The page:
In the matter of an application by Siobhan Mclaughlin for Judicial Review (Northern Ireland)
|Cite as:|| UKSC 48|
|Hand-down Date:||August 30, 2018|
 UKSC 48
On appeal from:  NICA 53
In the matter of an application by Siobhan McLaughlin for Judicial Review (Northern Ireland) before
Lady Hale, President Lord Mance
Lord Kerr Lord Hodge
Lady Black JUDGMENT GIVEN ON 30 August 2018 Heard on 30 April 2018 Appellant Respondent Frank O'Donoghue QC
Tony McGleenan QC Donal Lunny BL Laura Curran BL (Instructed by Departmental Solicitor's Office, Department of
Finance) Laura McMahon
(Instructed by Francis Hanna & Co Solicitors)
1 st Intervener
(Child Poverty Action Group)
Helen Mountfield QC Tom Royston (Instructed by Herbert Smith Freehills LLP) 2nd Intervener (National Children's Bureau)
Stephen Broach (Instructed by Irwin Mitchell LLP) LADY HALE: (with whom Lord Mance, Lord Kerr and Lady Black agree)
Widowed parent's allowance is a contributory social security benefit payable to men and women who are widowed with dependent children. It is non-meanstested, so it is particularly valuable to parents who are in work, although it is taxable. The widowed parent's entitlement depends upon the contribution record of the deceased partner. Currently, the widowed parent can only claim the allowance if he or she was married to, or the civil partner of, the deceased. The issue in this case is whether this requirement unjustifiably discriminates against the survivor and/or the children on the basis of their marital or birth status, contrary to article 14 of the European Convention on Human Rights ("ECHR") when read with either article 8 of the Convention or Article 1 of the First Protocol to the Convention ("A1P1").
Ms McLaughlin and her partner, John Adams, lived together (apart from two short periods of separation) for 23 years until he died on 28 January 2014. They did not marry because Mr Adams had promised his first wife that he would never remarry. They had four children, aged 19 years, 17 years, 13 years and 11 years when their father died. He had made sufficient National Insurance contributions for Ms McLaughlin to be able to claim a bereavement payment and widowed parent's allowance had she been married to him.
Ms McLaughlin's claims for both bereavement payment and widowed parent's allowance were refused by the Northern Ireland Department for Communities. She applied for judicial review of that decision on the ground that the relevant legislation was incompatible with the ECHR. That claim succeeded in part before Treacy J in the High Court: In the matter of an application by Siobhan McLaughlin for Judicial Review:  NIQB 11. He made a declaration of incompatibility under section 4(2) of the Human Rights Act 1998, that section 39A(1) of the Social Security Contributions and Benefits (Northern Ireland) Act 1992 is incompatible with article 8 of the ECHR in conjunction with article 14 "insofar as it restricts eligibility for Widowed Parent's Allowance by reference to the marital status of the applicant and the deceased". He rejected the claim in relation to the bereavement payment. The Court of Appeal unanimously held that the legislation was not incompatible with article 14, read either with article 8 or with A1P1:  NICA 53. Ms McLaughlin now appeals to this Court.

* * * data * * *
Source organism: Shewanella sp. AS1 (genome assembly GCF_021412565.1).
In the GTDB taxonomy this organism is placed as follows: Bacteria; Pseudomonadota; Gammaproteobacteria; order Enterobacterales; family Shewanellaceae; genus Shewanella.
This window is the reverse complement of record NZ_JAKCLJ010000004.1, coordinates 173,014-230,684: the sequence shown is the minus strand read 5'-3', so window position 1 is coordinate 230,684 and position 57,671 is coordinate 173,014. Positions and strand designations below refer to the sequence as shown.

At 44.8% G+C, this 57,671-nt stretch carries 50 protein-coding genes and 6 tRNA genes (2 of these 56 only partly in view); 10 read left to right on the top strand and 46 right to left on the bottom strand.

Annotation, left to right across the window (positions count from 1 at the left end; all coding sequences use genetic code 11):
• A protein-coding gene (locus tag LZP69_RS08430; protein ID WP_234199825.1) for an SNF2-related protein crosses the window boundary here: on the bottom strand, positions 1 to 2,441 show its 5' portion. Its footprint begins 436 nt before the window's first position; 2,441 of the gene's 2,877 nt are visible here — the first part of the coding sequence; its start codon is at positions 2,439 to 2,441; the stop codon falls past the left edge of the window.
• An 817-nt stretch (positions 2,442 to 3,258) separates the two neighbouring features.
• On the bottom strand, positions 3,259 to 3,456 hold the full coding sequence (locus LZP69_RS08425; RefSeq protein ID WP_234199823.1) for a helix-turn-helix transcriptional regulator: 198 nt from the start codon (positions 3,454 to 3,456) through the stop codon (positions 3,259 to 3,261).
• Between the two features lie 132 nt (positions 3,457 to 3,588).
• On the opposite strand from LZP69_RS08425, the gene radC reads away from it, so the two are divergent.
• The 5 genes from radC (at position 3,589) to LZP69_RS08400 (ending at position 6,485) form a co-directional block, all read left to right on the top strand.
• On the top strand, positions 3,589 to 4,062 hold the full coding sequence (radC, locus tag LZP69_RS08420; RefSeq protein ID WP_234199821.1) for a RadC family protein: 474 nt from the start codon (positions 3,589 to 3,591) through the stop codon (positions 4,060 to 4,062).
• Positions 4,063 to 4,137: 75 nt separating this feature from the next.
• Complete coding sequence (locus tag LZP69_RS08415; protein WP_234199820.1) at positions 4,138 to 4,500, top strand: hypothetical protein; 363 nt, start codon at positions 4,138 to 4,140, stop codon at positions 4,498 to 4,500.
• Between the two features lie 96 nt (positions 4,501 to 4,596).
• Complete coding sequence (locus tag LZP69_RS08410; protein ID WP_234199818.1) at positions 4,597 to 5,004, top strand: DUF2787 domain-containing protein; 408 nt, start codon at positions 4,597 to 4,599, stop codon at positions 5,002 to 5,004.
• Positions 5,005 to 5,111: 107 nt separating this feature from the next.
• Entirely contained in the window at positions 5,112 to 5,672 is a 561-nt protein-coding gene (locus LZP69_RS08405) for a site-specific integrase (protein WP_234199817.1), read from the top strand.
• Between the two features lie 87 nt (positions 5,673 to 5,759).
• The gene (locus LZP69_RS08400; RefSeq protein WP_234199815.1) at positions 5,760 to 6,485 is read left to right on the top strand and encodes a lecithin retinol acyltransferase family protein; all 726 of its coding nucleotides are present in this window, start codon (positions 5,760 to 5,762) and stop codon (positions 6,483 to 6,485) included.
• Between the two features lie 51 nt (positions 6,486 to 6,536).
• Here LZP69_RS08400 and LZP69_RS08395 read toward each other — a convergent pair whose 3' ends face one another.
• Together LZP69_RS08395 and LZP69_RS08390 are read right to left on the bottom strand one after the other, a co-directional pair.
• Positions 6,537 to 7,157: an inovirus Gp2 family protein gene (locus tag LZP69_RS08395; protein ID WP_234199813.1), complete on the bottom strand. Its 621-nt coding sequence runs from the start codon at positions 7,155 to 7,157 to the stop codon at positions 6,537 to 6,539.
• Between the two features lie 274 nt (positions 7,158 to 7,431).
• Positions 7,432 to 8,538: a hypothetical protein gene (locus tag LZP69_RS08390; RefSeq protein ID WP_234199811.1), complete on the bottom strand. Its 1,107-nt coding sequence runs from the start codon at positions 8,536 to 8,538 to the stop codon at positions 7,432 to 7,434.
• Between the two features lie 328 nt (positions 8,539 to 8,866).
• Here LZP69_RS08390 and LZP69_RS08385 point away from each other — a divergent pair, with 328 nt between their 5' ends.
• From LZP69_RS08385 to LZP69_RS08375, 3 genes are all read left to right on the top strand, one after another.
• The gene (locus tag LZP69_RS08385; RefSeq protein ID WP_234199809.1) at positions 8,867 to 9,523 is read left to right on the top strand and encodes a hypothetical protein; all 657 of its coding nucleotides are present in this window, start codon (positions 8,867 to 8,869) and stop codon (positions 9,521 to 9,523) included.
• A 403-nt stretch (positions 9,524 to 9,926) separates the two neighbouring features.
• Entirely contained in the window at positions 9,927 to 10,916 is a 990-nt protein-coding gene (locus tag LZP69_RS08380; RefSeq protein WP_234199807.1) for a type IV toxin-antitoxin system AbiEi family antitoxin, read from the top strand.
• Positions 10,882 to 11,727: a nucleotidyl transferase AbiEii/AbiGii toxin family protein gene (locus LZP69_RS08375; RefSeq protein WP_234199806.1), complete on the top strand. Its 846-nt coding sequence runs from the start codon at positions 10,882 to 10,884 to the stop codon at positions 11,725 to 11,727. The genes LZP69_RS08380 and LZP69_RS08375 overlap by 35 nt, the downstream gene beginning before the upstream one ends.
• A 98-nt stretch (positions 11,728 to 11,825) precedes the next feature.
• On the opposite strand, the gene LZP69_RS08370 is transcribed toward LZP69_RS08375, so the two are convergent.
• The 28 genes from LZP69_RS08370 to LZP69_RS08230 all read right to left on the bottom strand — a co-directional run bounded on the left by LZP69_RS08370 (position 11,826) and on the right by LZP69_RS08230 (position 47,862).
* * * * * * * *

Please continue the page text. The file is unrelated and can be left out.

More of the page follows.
The Evolution of Bereavement Benefits
National Insurance pensions for widows were first introduced under the Widows', Orphans' and Old Age Contributory Pensions Act 1925. They provided a pension for all widows whose husbands fulfilled the contribution conditions, at a very modest flat rate with extra allowances for children. It was part of the piecemeal development of a National Insurance scheme, whereby people in work would pay into a National Insurance fund which would provide benefits if they were deprived of earnings through the ordinary vicissitudes of life: old age, invalidity, unemployment and, in the social conditions of the time, widowhood. The assumption - and at least among the middle classes the reality - was that women would not work after marriage, so that for them the loss of a breadwinning husband was the equivalent of the loss of a job through old age, invalidity or unemployment for people in work. The National Insurance scheme was quite separate from the relief of the destitute under the old Poor Law and its later replacements, beginning with the National Assistance Act 1948. Those were strictly means-tested benefits, whereas National Insurance benefits, having been paid for by contributions, were not.